11:00 AM -- Wim Elfrink, who led Cisco Systems Inc.'s globalization efforts and its major push into India, is getting $1 million as part of his return to the United States.
A filing with the Securities and Exchange Commission (SEC) on Tuesday described a new localization agreement for the chief globalisation officer (Cisco spells it with an "s," for that international flair).
Elfrink actually moved to the U.S. in 2011, a Cisco spokesman notes. The filing was apparently necessary because of Elfrink's new salary agreement, which includes cash payments of $700,000 this month and $300,000 in January 2014, assuming he stays with Cisco.
Elfrink's location is of some interest because he's the exec who moved to India, along with his family, in 2006 to lead Cisco's major push there. The company was turning Bangalore into a second headquarters of sorts, pushing its India investments to beyond $1 billion. At the time, Cisco was talking about assigning 20 percent of its senior management to that site.
(See The Cisco Brain Drain and Cisco Hearts India.)
Cisco puts a lot into its international markets. The idea is to get embedded into a country by developing strong ties with the government. I sat in on an explanation of the process, years ago, and found it compelling. With Elfrink now based in the U.S., maybe I'll get a chance to grill him about brand-building in India someday.
— Craig Matsumoto, Managing Editor, Light Reading
re: Cisco's Elfrink Gets $1M Bonus The next few people to track in this globalisation effort are from other established vendors, Ericcson where I work is investing big in this effort. Elfrink as a trendsetter has created a wave amongst telcos to open R&D centers in India especially Bangalore.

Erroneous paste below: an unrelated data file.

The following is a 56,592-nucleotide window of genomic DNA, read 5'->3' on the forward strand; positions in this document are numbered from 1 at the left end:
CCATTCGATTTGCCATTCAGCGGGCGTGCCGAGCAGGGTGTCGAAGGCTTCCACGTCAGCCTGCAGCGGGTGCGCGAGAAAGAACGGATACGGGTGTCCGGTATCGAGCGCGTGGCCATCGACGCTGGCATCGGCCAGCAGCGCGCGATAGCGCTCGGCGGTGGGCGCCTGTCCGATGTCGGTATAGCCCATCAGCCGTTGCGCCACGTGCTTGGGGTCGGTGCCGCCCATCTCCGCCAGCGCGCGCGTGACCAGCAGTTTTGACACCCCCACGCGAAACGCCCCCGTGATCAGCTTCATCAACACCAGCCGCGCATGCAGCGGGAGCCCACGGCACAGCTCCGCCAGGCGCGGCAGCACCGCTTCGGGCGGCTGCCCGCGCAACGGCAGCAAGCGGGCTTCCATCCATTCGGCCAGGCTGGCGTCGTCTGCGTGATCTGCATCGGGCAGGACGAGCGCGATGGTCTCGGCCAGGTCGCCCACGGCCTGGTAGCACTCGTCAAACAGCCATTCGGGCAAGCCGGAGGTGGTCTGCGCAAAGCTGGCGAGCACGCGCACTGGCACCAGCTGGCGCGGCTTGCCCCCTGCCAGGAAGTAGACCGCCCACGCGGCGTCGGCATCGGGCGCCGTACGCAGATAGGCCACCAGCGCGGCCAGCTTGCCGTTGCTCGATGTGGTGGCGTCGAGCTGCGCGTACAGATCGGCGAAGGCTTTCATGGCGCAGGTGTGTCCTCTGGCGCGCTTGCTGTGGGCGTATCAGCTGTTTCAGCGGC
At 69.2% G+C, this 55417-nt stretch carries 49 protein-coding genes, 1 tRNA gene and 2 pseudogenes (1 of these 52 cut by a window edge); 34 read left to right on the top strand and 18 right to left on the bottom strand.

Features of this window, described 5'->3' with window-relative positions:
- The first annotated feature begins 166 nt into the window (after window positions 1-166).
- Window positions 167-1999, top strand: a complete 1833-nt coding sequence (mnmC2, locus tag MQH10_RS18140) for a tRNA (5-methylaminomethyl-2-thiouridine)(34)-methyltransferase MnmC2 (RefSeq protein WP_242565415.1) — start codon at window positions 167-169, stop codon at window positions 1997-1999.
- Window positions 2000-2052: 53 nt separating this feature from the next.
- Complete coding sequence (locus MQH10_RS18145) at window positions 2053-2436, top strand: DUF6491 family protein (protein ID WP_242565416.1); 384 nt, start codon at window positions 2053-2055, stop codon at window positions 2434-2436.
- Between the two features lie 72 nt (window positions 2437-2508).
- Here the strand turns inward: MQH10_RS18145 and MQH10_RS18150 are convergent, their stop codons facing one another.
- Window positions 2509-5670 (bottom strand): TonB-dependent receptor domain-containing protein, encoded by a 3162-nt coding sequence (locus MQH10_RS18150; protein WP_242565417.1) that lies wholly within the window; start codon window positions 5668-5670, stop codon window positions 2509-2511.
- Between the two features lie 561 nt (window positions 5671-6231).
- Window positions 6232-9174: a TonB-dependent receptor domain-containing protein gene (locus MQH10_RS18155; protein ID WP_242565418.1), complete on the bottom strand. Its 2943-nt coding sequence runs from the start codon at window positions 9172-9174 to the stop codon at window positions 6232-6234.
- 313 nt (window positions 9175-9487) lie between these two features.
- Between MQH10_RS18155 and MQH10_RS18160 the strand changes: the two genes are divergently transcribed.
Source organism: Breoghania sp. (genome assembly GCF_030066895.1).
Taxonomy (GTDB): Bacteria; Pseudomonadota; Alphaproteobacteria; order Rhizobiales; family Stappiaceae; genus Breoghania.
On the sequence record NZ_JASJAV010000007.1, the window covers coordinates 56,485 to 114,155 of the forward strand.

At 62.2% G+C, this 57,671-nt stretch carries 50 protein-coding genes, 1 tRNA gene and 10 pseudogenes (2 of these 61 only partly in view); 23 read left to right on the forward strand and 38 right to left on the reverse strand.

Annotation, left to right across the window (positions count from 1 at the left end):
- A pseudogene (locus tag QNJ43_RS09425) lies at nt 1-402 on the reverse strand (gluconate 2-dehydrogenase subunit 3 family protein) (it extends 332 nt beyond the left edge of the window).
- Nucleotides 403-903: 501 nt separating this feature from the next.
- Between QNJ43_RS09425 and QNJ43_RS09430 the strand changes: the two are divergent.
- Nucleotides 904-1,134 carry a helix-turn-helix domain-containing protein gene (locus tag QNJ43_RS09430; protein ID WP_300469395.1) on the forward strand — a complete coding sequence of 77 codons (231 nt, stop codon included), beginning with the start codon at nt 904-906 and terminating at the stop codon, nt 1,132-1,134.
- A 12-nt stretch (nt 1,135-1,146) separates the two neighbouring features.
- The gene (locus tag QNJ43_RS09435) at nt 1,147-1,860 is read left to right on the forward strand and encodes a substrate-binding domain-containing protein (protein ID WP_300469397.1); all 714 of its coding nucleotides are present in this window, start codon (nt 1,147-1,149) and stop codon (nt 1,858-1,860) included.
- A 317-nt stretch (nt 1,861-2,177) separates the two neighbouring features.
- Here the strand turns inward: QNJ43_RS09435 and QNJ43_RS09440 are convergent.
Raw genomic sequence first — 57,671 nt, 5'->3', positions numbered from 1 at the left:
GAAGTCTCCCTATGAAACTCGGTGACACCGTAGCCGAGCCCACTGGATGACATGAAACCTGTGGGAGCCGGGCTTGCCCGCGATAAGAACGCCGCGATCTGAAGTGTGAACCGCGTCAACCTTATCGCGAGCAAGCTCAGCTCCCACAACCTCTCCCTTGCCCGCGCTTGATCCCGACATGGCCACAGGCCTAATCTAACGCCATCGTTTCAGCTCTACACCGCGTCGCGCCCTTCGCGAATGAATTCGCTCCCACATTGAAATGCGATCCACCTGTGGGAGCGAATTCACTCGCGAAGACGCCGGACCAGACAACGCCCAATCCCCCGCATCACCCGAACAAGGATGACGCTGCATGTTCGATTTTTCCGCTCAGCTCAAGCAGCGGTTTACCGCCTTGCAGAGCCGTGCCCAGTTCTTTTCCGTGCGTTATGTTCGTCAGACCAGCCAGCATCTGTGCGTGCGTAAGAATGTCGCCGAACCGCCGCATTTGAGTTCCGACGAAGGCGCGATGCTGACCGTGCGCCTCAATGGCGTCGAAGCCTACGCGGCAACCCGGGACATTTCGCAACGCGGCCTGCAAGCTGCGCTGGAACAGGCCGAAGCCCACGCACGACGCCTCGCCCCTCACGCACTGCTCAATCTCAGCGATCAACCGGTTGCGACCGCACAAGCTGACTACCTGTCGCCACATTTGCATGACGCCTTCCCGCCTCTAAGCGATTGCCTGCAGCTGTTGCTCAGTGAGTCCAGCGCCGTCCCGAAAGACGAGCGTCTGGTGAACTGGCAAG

Light Reading is spending much of this year digging into the details of how automation technology will impact the comms market, but let's take a moment to also look at how automation is set to overturn the current world order by the middle of the century.
Understanding the full experience of women in technology requires starting at the collegiate level (or sooner) and studying the technologies women are involved with, company cultures they're part of and personal experiences of individuals.
During this WiC radio show, we will talk with Nicole Engelbert, the director of Research & Analysis for Ovum Technology and a 23-year telecom industry veteran, about her experiences and perspectives on women in tech. Engelbert covers infrastructure, applications and industries for Ovum, but she is also involved in the research firm's higher education team and has helped colleges and universities globally leverage technology as a strategy for improving recruitment, retention and graduation performance.
She will share her unique insight into the collegiate level, where women pursuing engineering and STEM-related degrees is dwindling. Engelbert will also reveal new, original Ovum research on the topics of artificial intelligence, the Internet of Things, security and augmented reality, as well as discuss what each of those technologies might mean for women in our field. As always, we'll also leave plenty of time to answer all your questions live on the air and chat board.